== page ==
A sensor array is defined as a set of sensors connected to one another, each sensor being provided with a transceiver. Sensor networks are a new generation networks with specific properties, which do not fall within the conventional architectures.
The miniaturization of sensors poses problems of communication and power resources. It is necessary that the sensor is smart enough to gather the required information and the issue wisely. In addition, the sensor processor must not be used too extensively in order to consume the least amount of energy. It must therefore incorporate reactive elements rather than cognitive. Finally, to ensure a good rate, range transceivers must necessarily be low, on the order of ten meters. The establishment of a network of sensors thus arises routing problems, error monitoring and power management.
From a communication perspective, the IP protocol environment is too heavy and causes an excessive flow and consumption. The solutions that were derived from fieldbus or industrial real-time networks have a better compromise between efficiency and energy consumption. As the sensors can be distributed per hundred square meter, IPv6 addressing seems most likely. In the future, it will surely use an IP packet encapsulated environment in specific fields to determine.
For now, the problems of security and quality of service are put into the background compared to consumer problems. An important field of research is in any case open to make effective and resilient sensor networks.
The main concern ZigBee radio standard. Wibree and 6LoWPAN form other solutions. Wibree is a very low consumption technology with a range of 10 m and a flow rate of 1 Mbit / s. This solution was developed by Nokia to compete with both ZigBee and Bluetooth.
The 6LoWPAN networks (IPv6 over Low power Wireless Personal Area Networks) come from an IETF working group. The objective is clearly to allow continuity of IP towards low and powerful machines with power limited power.
The use of the IPv6 standard to obtain a very large number of addresses for Sensor Networks huge problem. Indeed, the sixteen bytes of address of the sender and the sixteen bytes of address of the receiver more required fields involve misuse of the radio link to transport these supervisory information. This becomes really problematic with little energy sensor. ZigBee, however, limits the length of his frame to 127 bytes, which can also cause problems if the information to be transported from a sensor is long.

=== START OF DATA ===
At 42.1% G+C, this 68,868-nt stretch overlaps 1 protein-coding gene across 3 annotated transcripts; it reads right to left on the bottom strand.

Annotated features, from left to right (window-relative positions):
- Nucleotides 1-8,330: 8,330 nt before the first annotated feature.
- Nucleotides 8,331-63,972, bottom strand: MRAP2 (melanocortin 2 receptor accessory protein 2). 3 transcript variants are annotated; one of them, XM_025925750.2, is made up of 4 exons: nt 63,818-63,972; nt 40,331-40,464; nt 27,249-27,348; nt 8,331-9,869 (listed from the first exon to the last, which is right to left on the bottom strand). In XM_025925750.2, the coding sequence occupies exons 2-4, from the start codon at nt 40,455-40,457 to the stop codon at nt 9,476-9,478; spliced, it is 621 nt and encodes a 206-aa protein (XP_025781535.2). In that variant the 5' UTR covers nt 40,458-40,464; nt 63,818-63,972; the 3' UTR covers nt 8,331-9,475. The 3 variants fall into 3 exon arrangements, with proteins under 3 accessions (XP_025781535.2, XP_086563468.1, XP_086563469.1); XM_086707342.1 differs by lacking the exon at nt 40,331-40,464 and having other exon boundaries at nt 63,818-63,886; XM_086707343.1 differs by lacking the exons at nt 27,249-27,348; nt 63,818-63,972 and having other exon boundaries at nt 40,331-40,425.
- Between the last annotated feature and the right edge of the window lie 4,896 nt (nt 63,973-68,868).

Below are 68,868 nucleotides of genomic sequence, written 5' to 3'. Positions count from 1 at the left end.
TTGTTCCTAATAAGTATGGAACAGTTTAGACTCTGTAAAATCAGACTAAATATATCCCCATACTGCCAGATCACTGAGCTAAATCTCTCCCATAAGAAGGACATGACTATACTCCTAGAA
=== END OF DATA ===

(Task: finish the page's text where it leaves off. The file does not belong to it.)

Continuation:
These sensor networks form mesh networks, and they need a routing protocol. Using a protocol such as IEEE 802.11s associated with IPv6 addresses would be catastrophic for the battery life of the sensors. For this reason, the current proposals are much simpler, with protocols such as LOAD (6LoWPAN Ad hoc Routing Protocol), simplification of AODV, DYMO-Low (Dynamic MANET On-demand for 6LoWPAN), a simplification of Dymo MANET working group, and Hi-Low (Hierarchical Routing over 6LoWPAN), which has a hierarchical addressing. These different protocols from the IETF proposal and therefore the normalization of ad-hoc networks, but not taking into account all that is optional.
Another important feature of sensor networks protocols relates to the discovery service, which must allow the starting of the network automatically. The IETF also plays an important role in this area by proposing several solutions, one oriented sensors: LoWPAN Neighbor Discovery Extension. This protocol is a reduction of the standard Neighbor Discovery for all consumers of energy elements, such as broadcast and multicast management.
A particular sensor network is proposed by smart dust (Smart Dust), whose objective is to develop nanotechnology sensors and connect them by an ad-hoc or mesh-type network. Smart dust lies in a lower cube cubic millimeter, hence its name dust. In this dust, are all the components necessary to realize a computer communicating: a processor, memory, radio, battery, etc.
The main problem here is still saving energy when performing the functions of the sensor. In particular, the network portion must carry communications expending little energy. The University of Berkeley has designed an operating system named TinyOS specific protocols and Tiny protocol. The TinyOS has been written in a simplified C language called nesC, which is a kind of dialect designed to optimize memory usage.
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